Like Herding Glitching Cats: We Review 'Sudden Strike 4'

Sudden Strike 4
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The Sudden Strike has kind of been hit-or-miss over the years. The first game was fantastic, the second game did fairly well, and the third was either the best in the series or a clunky mess, depending on who you chat with. Its been about a decade since the last proper sequel came out (unless you count The Last Stand which was essentially a Part 2 to #3), but now Kalypso Media have released Sudden Strike 4 which we shall attempt to review.

credit//Kalypso Media Digital

Sudden Strike 4 is a real-time strategy game where you are commanding troops in World War II. Because nothing says "originality" like going back to World War II. You have three different campaigns you can play: The Americans, The Soviets, and The Germans. Each will have you sprawling across Europe and eastern Asia in an attempt to clear out enemies and claim the land for your own. You'll receive missions that give you various types of winning objectives, such as conquering certain parts of the area or blowing up a specific building. It isn't simply click and point to kill people, and the game will change things up for variety.

credit//Kalypso Media Digital

You'll get a variety of locations, troop arrangements, and leaders to choose from as you'll tread into French and Italian cities, large countrysides, small towns, even the Battle Of Normandy. Once you play a round you'll be ranked with stars for how well you did, which go to the specific commander you chose. You'll then be able to purchase upgrades under that commander so that the next outing has better results. There's infantry, support, and armored doctrine to choose from to get the job done. No two units work the same way and you'll find you have to employ different strategies to get every task completed.

credit//Kalypso Media Digital

The maps and environments are fairly interactive and can be destroyed, which is a nice touch to the realism of the battle as you play on multiple maps that are unique and leave it so you won't get the same environment twice. And that's something you'll be doing a lot to kill time as you'll find the gameplay is slow as hell. Unlike a lot or RTS games, you're not building anything or taking over so much territory there's no alternative for the enemy. You're stuck with what you've got and you have to play smart, or in this care, slow.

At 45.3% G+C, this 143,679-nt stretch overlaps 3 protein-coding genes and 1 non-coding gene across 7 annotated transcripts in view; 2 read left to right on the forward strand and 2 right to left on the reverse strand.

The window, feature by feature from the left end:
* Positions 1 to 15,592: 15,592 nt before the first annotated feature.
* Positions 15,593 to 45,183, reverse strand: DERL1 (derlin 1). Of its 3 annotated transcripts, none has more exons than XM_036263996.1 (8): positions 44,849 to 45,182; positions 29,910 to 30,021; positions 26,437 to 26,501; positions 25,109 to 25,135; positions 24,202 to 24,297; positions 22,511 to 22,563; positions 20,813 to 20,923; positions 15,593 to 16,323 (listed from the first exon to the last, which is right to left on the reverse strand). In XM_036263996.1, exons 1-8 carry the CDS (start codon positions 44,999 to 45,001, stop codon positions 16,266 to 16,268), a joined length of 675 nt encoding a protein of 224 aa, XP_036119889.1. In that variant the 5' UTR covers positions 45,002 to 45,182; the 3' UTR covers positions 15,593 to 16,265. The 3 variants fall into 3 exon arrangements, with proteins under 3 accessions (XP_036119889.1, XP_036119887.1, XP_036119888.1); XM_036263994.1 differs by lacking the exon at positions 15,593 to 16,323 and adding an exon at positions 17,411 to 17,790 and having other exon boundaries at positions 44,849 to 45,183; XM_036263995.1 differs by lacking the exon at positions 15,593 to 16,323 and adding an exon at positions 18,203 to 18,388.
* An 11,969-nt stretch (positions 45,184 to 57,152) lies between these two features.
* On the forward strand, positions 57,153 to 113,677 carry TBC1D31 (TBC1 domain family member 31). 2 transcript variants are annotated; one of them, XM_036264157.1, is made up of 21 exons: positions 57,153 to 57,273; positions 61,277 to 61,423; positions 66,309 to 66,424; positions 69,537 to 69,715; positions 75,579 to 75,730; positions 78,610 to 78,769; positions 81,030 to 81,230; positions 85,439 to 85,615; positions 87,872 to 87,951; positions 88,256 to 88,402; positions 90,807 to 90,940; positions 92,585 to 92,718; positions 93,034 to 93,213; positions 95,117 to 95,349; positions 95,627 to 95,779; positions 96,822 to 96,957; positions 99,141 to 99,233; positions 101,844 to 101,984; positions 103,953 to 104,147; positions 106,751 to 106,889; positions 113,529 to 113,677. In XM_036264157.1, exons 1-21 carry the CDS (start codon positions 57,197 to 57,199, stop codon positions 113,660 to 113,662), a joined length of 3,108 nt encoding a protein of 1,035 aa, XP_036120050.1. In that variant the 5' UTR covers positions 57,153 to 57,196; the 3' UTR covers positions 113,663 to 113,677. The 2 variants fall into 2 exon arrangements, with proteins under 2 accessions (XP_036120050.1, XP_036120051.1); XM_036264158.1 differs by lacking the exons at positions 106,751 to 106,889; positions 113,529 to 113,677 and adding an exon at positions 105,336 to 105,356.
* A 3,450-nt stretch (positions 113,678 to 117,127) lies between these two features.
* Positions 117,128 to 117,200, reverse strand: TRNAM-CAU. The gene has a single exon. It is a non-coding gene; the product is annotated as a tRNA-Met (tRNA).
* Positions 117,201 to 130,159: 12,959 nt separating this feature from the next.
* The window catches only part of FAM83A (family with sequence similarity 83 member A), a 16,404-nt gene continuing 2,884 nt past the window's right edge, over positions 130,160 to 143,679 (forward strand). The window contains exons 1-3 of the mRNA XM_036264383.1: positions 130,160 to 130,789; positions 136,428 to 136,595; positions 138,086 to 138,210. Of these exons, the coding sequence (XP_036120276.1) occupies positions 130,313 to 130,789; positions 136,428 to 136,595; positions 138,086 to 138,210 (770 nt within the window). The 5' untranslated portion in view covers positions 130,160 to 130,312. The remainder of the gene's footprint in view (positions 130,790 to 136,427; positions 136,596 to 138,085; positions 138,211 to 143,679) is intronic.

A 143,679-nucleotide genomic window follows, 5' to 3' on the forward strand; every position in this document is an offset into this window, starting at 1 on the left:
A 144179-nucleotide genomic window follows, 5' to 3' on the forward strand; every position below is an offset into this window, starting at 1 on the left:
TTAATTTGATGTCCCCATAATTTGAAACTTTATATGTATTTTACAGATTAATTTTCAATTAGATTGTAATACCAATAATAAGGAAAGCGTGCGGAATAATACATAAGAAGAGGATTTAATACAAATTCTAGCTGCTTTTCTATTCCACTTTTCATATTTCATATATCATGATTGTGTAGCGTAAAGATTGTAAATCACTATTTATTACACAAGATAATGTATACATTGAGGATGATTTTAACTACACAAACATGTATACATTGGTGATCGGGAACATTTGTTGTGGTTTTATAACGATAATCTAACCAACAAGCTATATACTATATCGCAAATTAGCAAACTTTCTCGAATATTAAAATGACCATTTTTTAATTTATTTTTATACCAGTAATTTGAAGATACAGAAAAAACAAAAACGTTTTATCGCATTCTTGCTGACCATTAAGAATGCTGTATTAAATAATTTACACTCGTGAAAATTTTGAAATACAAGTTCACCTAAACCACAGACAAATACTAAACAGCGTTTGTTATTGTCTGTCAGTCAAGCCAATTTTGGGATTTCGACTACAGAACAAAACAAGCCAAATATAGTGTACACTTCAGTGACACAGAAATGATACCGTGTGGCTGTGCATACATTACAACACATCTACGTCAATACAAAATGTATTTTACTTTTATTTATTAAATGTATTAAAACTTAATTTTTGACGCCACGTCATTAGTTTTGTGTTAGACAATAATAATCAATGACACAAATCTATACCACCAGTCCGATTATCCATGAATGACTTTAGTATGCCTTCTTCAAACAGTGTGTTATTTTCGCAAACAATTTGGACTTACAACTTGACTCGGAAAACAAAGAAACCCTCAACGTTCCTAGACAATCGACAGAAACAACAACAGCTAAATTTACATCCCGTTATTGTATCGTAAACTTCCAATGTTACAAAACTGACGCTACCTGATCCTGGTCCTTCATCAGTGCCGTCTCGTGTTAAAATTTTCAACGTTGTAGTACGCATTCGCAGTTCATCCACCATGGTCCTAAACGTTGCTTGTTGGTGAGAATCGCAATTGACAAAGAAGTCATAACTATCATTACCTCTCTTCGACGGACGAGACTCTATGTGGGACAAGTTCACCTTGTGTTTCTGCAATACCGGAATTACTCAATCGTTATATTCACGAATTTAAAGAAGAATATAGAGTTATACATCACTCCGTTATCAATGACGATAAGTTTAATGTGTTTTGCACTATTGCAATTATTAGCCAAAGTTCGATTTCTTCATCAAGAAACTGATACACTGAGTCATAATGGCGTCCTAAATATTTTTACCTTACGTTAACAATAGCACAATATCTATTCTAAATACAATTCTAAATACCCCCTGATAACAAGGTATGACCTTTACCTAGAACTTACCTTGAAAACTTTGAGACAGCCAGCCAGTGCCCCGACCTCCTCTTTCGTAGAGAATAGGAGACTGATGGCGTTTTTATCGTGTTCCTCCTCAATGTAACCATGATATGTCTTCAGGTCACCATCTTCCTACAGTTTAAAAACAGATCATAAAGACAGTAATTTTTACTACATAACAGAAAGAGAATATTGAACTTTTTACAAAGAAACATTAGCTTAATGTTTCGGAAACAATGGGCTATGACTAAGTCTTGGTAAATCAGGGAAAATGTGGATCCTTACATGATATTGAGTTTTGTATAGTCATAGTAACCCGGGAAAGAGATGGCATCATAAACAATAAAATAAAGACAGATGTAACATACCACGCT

credit//Kalypso Media Digital

Thsi is where Sudden Strike 4 starts to show its age because they've learned nothing from the previous games or current RTS titles when it comes to resource management or command. Getting my units to move is like herding glitchy cats who don't get it. Often times I'm stuck unable to select units even after gliding the mouse across the screen. Often times my troops and vehicles will go in directions I don't want them to because they arbitrarily decided to choose their own route, even if it exposed them. There's no room for error, but then the game's AI decides to create errors for no reason. It is one of the most frustrating experiences you can have with a game, and I eventually just had to uninstall it.

credit//Kalypso Media Digital

Sudden Strike 4 looks pretty for an RTS, but handles about as well as an indie RTS would that never had a single day of testing. I wanted to like this because I have a soft spot in my heart for the genre, but actually having control over the essentials disappointed me on several levels and I just couldn't take it after a few hours of losing the same battle multiple times because my units don't understand the concept of "up." I wouldn't recommend it unless you're a glutton for punishment.

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About Gavin Sheehan

Gavin has been a lifelong geek who can chat with you about comics, television, video games, and even pro wrestling. He can also teach you how to play Star Trek chess, be your Mercy on Overwatch, recommend random cool music, and goes rogue in D&D. He also enjoys standup comedy, Let's Play videos and trying new games, along with hundreds of other geeky things that can't be covered in a single paragraph. Follow @TheGavinSheehan on Facebook, Twitter, Instagram, and Vero, for random pictures and musings.

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